When the going gets tough, just get smarter!
With Singapore’s waters being among the busiest in the world, our engineers knew that advanced technologies had to be leveraged for maritime security agencies to sense-make large volumes of data and respond to maritime threats effectively.
Harnessing artificial intelligence (AI) and data analytics, a team of multidisciplinary DSTA engineers worked with DSO National Laboratories and developed the next-generation sense-making system from scratch for the Singapore Maritime Crisis Centre (SMCC). The highly complex system, which employs big data and analytics for real-time threat evaluation of vessels coming to Singapore, was unveiled at the biennial Exercise Highcrest held from 8 to 12 November 2021, which marked a decade of SMCC operations.
Head (C3 AI) Leslie Lim (left) and Programme Manager (Systems Engineering and C3 Centre) Tan Yangzhi at the SMCC Watch floor.
Established in 2011, the SMCC is a Whole-of-Government set-up staffed by various agencies such as the RSN, the Singapore Police Force, the Maritime and Port Authority of Singapore, the Immigration and Checkpoints Authority, Singapore Customs and the Singapore Civil Defence Force.
DSTA is the overall programme manager and developer of the next generation sense-making system, which is able to fuse data from over 100 sources in real time. The system also incorporates a range of machine learning and rule-based techniques that allow it to identify anomalous vessel behaviours automatically, such as deviations from typical shipping lanes. Given the multiple data sources, the team designed the system to perform trend and pattern analysis through data visualisation tools like network graphs, to help analysts better study and scrutinise links in closer detail. With this system, the SMCC and other national maritime security agencies can share an enhanced picture of the overall situation on the high seas for greater common situational awareness.
Previously, after SMCC operators keyed data into an earlier iteration of the system, analysis of the large volume of information would be screened manually, which was a time-consuming process. The new system consolidates data and flags out deviations to operators automatically in real time, thereby reducing the time required to assess maritime threats from hours to just minutes.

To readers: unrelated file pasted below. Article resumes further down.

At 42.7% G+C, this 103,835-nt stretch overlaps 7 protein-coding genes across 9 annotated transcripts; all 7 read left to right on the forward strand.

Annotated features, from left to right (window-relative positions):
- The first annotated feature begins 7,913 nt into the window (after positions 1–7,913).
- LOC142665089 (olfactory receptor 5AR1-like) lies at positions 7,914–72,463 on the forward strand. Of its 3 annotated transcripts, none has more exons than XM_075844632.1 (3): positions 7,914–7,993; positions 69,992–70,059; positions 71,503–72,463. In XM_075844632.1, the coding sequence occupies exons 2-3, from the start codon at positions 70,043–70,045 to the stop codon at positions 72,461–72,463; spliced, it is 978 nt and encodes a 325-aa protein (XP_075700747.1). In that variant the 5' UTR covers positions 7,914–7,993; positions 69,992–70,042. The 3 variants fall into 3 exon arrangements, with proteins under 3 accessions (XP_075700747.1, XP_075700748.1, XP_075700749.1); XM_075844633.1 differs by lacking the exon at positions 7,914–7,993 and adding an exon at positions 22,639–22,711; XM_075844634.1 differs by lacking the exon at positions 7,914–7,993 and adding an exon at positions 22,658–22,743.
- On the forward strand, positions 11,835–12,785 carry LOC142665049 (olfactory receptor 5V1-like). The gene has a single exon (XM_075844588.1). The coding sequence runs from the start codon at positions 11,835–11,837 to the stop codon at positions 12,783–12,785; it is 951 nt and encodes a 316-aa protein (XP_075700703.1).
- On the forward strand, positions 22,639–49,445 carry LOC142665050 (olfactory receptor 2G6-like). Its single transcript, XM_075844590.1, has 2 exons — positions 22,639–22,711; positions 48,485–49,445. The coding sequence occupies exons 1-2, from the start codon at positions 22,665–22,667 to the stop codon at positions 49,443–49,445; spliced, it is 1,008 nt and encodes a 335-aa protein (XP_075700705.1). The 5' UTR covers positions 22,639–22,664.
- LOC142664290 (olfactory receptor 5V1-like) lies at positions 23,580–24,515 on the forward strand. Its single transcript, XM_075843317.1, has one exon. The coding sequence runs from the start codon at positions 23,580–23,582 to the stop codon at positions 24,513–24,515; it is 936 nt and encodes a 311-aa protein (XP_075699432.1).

The interface of the next-generation sense-making system.
Head (C3 AI) Leslie Lim was part of the team that built the in-house sense-making system by tapping DSTA’s expertise in Command, Control and Communications (C3) system development and data analytics. He shared that in the maritime sector, a vessel has to send information about its voyage, crew and cargo separately to different agencies, and any human errors such as spelling mistakes and incomplete information when submitting data can make it difficult to link records together.
“Using a process known as Entity Resolution, which is a technique that creates systematic linkages between disparate data records, data from multiple commercial and public proprietary sources are fused into a single record, so that subsequent data analytics can be much more effective,” Leslie said, explaining that the team overcame this challenge by tapping technology.
From left: Programme Manager (Systems Engineering and C3 Centre) Tan Yangzhi, Director of SMCC’s National Maritime Sense-making Group COL Desmond Low (RSN), Deputy Director of SMCC’s National Maritime Operations Group SUPT S Kanthan Prakash (SPF).
Programme Manager (Systems Engineering and C3 Centre) Tan Yangzhi, who led the ops-tech coordination in the system’s development, added that beyond technology, teamwork was another key factor that contributed to the success.
“Defence engineers have to work very closely with SMCC operators as well as personnel from various agencies to understand the complex maritime landscape and operational requirements to design and develop an effective system. We had to put ourselves in their shoes to understand and gather their perspectives, so that we can refine the accuracy of our algorithms continuously and create more indicators in the system to identify potential threats. This was made possible only due to our strong ops-tech partnership and multi-agency collaboration,” he said.
Even as the next-generation sense-making system is being operationalised, our engineers will continue to work closely with their counterparts from the other agencies to continue enhancing its capabilities.